December 2008, Issue #7
The greatest Mondo film of all time, released in 1966 is the Gualtiero Jacopetti and Franco Prosperi masterpiece, Africa Addio. The film is much better than their earlier work Mondo Cane, which doesn't live up to the hype like Africa Addio does. I recently had the pleasure of viewing the original directors cut in Italian with English subtitles by Blue Underground. This version of the movie is the longest and complete cut of the film at 140 mins. I am glad I saw the complete version of the film vs. the various other cuts of the movie. The film is best when preserved in its entirety rather than being chopped up to exclusively show its most graphic scenes, as in the Africa Blood and Guts version.
Finally a real copy of one of the greatest giallos of all time. Grindhouse Releasing does a superb job presenting Pieces in crystal clear quality. This version is a tremendous upgrade over the $5 Diamond Entertainment copy.
I remember the first time I saw Pieces it was around the mid 90s and their was a beat up VHS copy of it at my local blockbuster. About half way through the movie my VCR ate the tape and I couldn't finish the movie till years later when I ordered the cheap Diamond print. That copy was almost unwatchable, you can tell that it was ripped directly off of an old VHS copy. But now we are honored by the presence of the perfect print of Pieces. The best thing about this transfer isn't even the film itself, its the special features present on the DVD. After watching Pieces from beginning to end I discovered that there is an alternate version of the movie. The Spanish version of Pieces known as "Mil gritos tiene la noche", is different from the American version people are used to viewing. The first difference is the opening credits, but the most notable difference is the difference in the audio track. The music is completely different throughout the entire movie, and makes the movie feel completely different.
Savage Cinema has produced their first film, a project that had been in the works for almost a decade. The movie Berdella is based on the life of Kansas City serial killer Bob Berdella between the years 1984 and 1988. This four year span resulted in the deaths of 6 men who were violated, tortured, and mutilated. Many historians make the claim that Berdella was more brutal and violent than Dahmer.
The film is currently in editing, and is slated for a Summer 2009 theatrical release date.
Bob Berdella who originated from Ohio, moved to Kansas City in the 1960s to enroll at the KC Art Institute. Shortly after his move to Kansas City, Berdella purchased a house on 4315 Charlotte Ave. This house would serve as the grounds for some of the most bizarre acts of torture and mutilation ever performed.
HBO'S True Blood is an amazing show that does a lot for the vampire genre. In all honesty I thought that genre was on life support because their hasn't been a good vampire effort since From Dusk Till Dawn. I am a little bias because i'm a fan of HBO programming. Now be alert, True Blood isn't for everyone. My father doesn't like the show, but he's 65 and is obviously not their target demographic. True Blood is directed towards a younger audience, its not your Hammer Horror or Universal Pictures vampire show. The show has a very interesting story, whoever thought about "V" is a genius, where humans get high on vampire blood ...reminds me of a good mushroom trip. The acting or possibly just the dialogue is a little weak at times, but the show is action packed. The special effects and the amount of gore present will satisfy even the most picky or stubborn horror fan.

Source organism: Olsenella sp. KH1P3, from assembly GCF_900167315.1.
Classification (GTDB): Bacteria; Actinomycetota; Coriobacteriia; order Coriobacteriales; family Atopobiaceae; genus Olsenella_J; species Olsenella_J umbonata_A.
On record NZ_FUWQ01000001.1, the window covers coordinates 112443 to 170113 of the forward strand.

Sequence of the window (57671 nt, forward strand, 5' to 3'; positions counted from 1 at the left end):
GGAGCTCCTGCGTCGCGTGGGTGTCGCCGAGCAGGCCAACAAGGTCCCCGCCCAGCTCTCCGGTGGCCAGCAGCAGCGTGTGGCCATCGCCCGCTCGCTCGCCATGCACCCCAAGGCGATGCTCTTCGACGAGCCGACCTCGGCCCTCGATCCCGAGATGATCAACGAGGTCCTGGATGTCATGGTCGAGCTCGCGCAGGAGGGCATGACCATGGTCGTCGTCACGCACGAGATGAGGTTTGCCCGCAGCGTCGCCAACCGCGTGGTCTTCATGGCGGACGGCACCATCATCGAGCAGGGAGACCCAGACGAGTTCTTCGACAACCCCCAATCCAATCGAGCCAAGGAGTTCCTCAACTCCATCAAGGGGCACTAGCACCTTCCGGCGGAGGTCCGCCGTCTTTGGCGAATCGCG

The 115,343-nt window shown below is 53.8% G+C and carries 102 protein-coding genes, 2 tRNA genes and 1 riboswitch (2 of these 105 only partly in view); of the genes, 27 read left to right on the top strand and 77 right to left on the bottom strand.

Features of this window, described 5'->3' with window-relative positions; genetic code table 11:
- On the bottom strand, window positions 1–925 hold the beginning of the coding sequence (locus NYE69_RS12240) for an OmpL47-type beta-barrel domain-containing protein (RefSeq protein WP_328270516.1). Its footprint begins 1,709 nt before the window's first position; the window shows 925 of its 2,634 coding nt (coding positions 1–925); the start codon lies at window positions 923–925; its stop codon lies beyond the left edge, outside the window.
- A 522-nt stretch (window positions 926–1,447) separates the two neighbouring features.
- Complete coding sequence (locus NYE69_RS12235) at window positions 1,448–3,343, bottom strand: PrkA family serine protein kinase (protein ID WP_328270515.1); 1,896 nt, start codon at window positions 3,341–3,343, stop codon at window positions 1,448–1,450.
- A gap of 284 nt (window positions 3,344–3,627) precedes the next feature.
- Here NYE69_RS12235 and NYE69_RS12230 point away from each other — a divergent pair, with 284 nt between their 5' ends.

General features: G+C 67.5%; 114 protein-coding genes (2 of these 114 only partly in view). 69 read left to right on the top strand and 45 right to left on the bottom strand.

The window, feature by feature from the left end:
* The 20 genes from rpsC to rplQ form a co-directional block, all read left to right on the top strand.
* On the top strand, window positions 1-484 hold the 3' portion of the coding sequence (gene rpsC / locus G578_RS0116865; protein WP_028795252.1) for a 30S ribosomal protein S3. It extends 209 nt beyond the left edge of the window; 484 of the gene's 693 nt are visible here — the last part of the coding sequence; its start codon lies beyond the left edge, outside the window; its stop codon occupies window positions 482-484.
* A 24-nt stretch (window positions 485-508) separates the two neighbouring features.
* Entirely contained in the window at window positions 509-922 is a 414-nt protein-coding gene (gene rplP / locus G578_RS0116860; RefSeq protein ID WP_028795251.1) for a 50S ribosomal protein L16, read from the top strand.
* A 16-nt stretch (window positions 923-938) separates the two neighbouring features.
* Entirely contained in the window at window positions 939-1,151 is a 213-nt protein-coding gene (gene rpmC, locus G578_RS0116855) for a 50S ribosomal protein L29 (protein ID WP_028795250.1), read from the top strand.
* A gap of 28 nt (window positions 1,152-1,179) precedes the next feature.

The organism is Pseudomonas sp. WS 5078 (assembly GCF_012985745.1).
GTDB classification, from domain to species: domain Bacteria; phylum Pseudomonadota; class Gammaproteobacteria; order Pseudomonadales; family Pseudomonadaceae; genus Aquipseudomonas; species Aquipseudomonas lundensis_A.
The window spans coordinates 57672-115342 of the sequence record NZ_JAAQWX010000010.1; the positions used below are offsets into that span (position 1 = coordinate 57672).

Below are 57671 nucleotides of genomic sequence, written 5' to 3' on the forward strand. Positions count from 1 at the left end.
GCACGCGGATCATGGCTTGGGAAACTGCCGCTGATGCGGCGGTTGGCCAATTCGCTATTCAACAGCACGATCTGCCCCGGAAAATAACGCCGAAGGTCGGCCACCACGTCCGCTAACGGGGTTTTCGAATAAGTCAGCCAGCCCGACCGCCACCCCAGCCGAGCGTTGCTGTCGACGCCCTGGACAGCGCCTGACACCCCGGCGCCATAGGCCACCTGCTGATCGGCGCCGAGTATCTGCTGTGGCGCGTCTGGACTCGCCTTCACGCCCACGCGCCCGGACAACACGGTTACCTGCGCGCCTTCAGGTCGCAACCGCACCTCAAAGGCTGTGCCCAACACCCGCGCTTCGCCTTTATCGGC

Hitch-Hike (1978), directed by Pasquale Festa Campanile, is an offbeat Italian thriller starring Franco Nero, Corinne Clery, and David Hess.
Nero and Clery play a married couple who pack up their trailer and venture west to save their struggling marriage. Along the way, they run into Hess who is hitch-hiking along the road. Hess explains that he is a college student heading to San Diego to pick up some extra classes for the summer. It doesn’t take long for Nero and Clery to discover that Hess’ story isn’t all it seems. He is actually a violent bank robber looking for a quick getaway. He quickly turns on the couple, making them his hostages.
The Killer Must Kill Again
The Killer Must Kill Again (1975) is an Italian giallo-style thriller starring George Hilton and Michel Anton. It is directed by Luigi Cozzi.
An interesting backstory on Luigi Cozzi:
At age 22, Cozzi directed a low budget sci-fi film titled Tunnel Under the World (1969). While it received little critical acclaim, it did succeed in bringing the young filmmaker to the attention of horror great Dario Argento. At this time in his career, Argento was still establishing himself in the genre. Argento took Cozzi on as his assistant, after which they became good friends. The two remained so close that to this day Cozzi can be found managing Argento’s horror shop in Rome, Profondo Rosso.
I finally got a chance to see Criminally Insane. I'd actually owned the DVD by Shock Cinema since it was released, but for some reason or another I never got a chance to view it, until now. My viewing of the film wasn't your usual viewing, my roommates were playing beer pong and listening to "I'm Sprung" by Pretty Ricky, so Criminally Insane came with a R&B soundtrack. Like most of my childhood memories, I remember seeing this movie on the top shelf of my local Blockbuster in the horror section. I remember being around ten years old or so, give or take, and my father wouldn't let me rent Criminally Insane. I don't know what it was that attracted me to the film, possibly the meat cleaver, the obese woman, or just the propaganda on the cover of the VHS tape. Whatever it was, I knew I would see this movie sooner or later.